Retinoids and Psoriasis

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Vitamin A, also known as retinol and its derivatives are essential for healthy normal skin growth. Retinoids are synthetic vitamin A derivatives and have been used for a number of years to treat conditions such as acne and photo-damage induced by the sun. They may be either taken orally or applied directly to the skin.

How do Retinoids Work?
Retinoid drugs work by binding to certain receptors in the skin cells. The early drugs developed were not very specific, so although they might have useful effects in a number of conditions like psoriasis, they also cause a range of side effects.

Retinoids work in psoriasis by:

  • Reducing the rate at which skin cells develop and renew themselves
  • Reducing inflammation

Oral Retinoids
Oral retinoids are useful treatments for patients with stubborn or severe psoriasis. However, patients may experience problems with dry skin and other side effects, which may require monitoring by the dermatologist. Retinoids should not be used by women of childbearing age due to their potential for causing abnormalities in an unborn child. Their use should also be avoided in patients with liver abnormalities.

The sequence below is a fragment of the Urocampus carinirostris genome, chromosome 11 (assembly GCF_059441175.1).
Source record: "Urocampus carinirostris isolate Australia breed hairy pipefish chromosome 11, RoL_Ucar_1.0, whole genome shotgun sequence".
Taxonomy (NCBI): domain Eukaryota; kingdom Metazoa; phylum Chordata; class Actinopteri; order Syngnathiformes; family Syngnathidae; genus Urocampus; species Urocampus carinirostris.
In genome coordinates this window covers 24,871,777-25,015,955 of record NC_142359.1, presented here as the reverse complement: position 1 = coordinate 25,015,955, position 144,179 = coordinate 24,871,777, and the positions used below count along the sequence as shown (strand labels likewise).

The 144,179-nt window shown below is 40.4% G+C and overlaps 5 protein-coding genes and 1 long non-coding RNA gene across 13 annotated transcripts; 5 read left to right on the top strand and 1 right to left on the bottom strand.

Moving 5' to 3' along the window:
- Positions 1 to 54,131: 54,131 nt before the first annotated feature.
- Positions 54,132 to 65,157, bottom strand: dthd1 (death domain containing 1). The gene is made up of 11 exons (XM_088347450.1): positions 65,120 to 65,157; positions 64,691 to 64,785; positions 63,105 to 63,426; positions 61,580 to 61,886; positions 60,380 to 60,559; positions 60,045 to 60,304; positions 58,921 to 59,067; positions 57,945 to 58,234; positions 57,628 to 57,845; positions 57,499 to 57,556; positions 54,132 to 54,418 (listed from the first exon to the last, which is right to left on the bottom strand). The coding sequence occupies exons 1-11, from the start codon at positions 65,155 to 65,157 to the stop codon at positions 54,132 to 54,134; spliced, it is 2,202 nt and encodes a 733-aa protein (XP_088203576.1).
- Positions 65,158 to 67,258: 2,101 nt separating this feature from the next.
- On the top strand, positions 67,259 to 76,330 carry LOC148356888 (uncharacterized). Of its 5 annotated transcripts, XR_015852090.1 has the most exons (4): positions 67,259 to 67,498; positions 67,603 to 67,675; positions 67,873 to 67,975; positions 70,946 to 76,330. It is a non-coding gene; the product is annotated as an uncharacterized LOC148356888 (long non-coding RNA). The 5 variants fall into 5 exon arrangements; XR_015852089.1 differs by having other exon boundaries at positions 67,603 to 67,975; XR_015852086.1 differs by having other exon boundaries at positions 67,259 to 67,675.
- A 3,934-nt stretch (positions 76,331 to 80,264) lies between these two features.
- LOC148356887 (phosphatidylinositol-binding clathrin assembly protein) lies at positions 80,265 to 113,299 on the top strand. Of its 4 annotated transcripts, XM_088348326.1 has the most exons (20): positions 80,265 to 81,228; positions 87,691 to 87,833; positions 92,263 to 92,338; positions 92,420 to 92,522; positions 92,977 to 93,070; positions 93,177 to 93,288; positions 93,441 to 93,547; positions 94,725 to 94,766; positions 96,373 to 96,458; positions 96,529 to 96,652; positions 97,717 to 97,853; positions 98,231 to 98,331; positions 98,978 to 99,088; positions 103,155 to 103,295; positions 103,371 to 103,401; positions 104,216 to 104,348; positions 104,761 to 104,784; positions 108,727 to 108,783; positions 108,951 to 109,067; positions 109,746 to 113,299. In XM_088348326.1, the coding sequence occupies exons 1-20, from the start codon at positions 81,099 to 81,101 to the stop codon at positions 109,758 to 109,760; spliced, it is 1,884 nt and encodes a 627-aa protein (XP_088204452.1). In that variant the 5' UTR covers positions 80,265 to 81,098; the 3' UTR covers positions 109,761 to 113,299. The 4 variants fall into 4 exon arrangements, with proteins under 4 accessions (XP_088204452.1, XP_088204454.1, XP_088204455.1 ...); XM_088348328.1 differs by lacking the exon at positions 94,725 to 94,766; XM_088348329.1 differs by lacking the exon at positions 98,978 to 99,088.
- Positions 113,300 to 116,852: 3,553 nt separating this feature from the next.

The most common oral retinoid for treating psoriasis is Acitretin. Acitretin works well in combination with other treatments and is also an effective treatment for serious variants of psoriasis such as pustular and erythrodermic psoriasis. .

Emollients should be used to counteract dryness and irritation associated with oral treatments such as this. Any other side effects should be reported to your dermatologist.

Recent developments in retinoid therapy have resulted in a retinoid called tazarotene, specifically developed for topical psoriasis treatment.

Topical retinoids
In general, topical (applied to the skin) therapy is usually the first choice of doctors for the treatment of plaque psoriasis. Topical delivery, as well as targeting the lesions directly, also results in lower levels of absorption into the body and therefore fewer side effects than with oral drugs.

Tazarotene is special amongst the retinoids in that it bonds only the cell receptors in the epidermis responsible for the production of the abnormal psoriasis skin cells. As a result, there are no serious side effects experienced. Some people experience local irritation, which is usually mild to moderate in severity. The potential for irritation can be minimised by following some simple rules:

the gel should be applied thinly to the plaque only, in a circular motion. Start in the middle of the plaque and work outwards

Contact with the surrounding healthy skin should be avoided

If irritation occurs, the amount applied should be reduced until this initial reaction subsides.

Following clearance of the plaque, no further application is required and the effects of the treatment may be maintained for up to three months.